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I am trying to find the inverse matrix of $$\begin{pmatrix} \ln\left(x\right) & -1\\ \:\:1 & \ln\left(x\right) \end{pmatrix}$$ using the Gauss-Jordan method. Using a different method I could already find that the inverse matrix is:

$$\frac{1}{\ln ^2\left(x\right)+1}\begin{pmatrix}\ln \left(x\right)&-\left(-1\right)\\ -1&\ln \left(x\right)\end{pmatrix}=\begin{pmatrix}\frac{\ln \left(x\right)}{\ln ^2\left(x\right)+1}&\frac{1}{\ln ^2\left(x\right)+1}\\ -\frac{1}{\ln ^2\left(x\right)+1}&\frac{\ln \left(x\right)}{\ln ^2\left(x\right)+1}\end{pmatrix}$$

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  • $\begingroup$ What’s your question? This matrix only has two rows, so there aren’t a lot of steps involved in the process. $\endgroup$
    – amd
    Commented Sep 15, 2018 at 1:44

1 Answer 1

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Suppose that the matrix $A$ is given by

$$ \begin{bmatrix} \ln(x) & -1 \\ 1 & \ln(x) \end{bmatrix} \tag{1} $$

using Gaussian Elimination $$ U=A, L=I \tag{2} $$ $$ \ell_{21} = \frac{u_{21}}{u_{11}} = \frac{1}{\ln(x)} \tag{3} $$ the point is to find the coefficient to zero the column $$ u_{2,1:2} = u_{2,1:2} -\frac{1}{\ln(x)}u_{1,1:2} \tag{4}$$ $$ u_{2,1:2} = \begin{bmatrix} 1 & \ln(x) \end{bmatrix} -\frac{1}{\ln(x)}\begin{bmatrix} \ln(x) & -1 \end{bmatrix} \tag{5}$$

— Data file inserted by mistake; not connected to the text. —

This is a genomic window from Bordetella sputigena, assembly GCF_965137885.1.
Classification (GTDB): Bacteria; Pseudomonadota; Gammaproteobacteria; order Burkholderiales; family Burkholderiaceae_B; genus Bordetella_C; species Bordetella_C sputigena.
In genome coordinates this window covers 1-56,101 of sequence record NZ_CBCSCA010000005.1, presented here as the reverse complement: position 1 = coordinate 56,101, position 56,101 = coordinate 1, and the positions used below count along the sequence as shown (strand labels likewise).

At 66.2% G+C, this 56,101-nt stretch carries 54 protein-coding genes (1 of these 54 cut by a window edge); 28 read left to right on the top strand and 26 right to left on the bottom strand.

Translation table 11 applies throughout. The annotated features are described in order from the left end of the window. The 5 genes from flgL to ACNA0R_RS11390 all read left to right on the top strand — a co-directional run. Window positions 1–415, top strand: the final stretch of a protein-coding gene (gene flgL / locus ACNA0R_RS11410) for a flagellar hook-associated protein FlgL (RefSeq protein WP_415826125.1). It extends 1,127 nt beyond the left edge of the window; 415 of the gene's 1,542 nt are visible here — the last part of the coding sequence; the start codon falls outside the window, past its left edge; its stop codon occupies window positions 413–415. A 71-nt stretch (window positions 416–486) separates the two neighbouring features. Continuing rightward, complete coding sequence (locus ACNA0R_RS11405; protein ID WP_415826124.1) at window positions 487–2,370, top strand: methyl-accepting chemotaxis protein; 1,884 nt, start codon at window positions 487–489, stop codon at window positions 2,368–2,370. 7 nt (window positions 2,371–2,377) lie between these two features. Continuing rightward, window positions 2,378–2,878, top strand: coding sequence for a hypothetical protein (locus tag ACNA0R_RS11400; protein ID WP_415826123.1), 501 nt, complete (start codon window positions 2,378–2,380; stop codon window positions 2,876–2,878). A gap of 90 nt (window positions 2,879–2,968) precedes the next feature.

which gives us

$$ u_{2,1:2} = \begin{bmatrix} 1 & \ln(x) \end{bmatrix} - \begin{bmatrix} 1 & -\frac{1}{\ln(x)}\end{bmatrix} \tag{6} $$

$$ u_{2,1:2} = \begin{bmatrix} 1 & \ln(x) \end{bmatrix} - \begin{bmatrix} 1 & -\frac{1}{\ln(x)}\end{bmatrix} \tag{7} $$

$$ u_{2,1:2} = \begin{bmatrix} 0 & \frac{\ln^{2}(x)+1}{\ln(x)} \end{bmatrix} \tag{8} $$

updating the matrix

$$ U = \begin{bmatrix} \ln(x) & -1 \\ 0 & \frac{\ln^{2}(x)+1}{\ln(x)} \end{bmatrix} \tag{9} $$

$$ L = \begin{bmatrix} 1 & 0 \\ \frac{1}{\ln(x)} & 1 \end{bmatrix} \tag{10} $$

$$ A = LU \tag{11} $$

So you'd find $U^{-1}L^{-1}$

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  • $\begingroup$ You’ve “reduced” the problem to finding the inverses of two matrices and then multiplying them together. If you instead carry the row-reduction through the rest of the way, which requires only two more operations, you’ll end up with $A^{-1}$, anyway. $\endgroup$
    – amd
    Commented Sep 15, 2018 at 4:29
  • $\begingroup$ I’ve posted no answers because no question was asked. Where have I called anything trivial? Bringing $[A\mid I]$ to RREF form produces $[I\mid A^{-1}]$ directly. An $LU$ decomposition, while interesting, is something of a diversion. $\endgroup$
    – amd
    Commented Sep 15, 2018 at 4:41
  • $\begingroup$ $U$ is upper-triangular, but not even in echelon form, let alone in row-reduced echelon form, which for any invertible $2\times2$ matrix is $I$. To quote you, “don’t you see that?” And yes, there is a difference. $\endgroup$
    – amd
    Commented Sep 15, 2018 at 4:52

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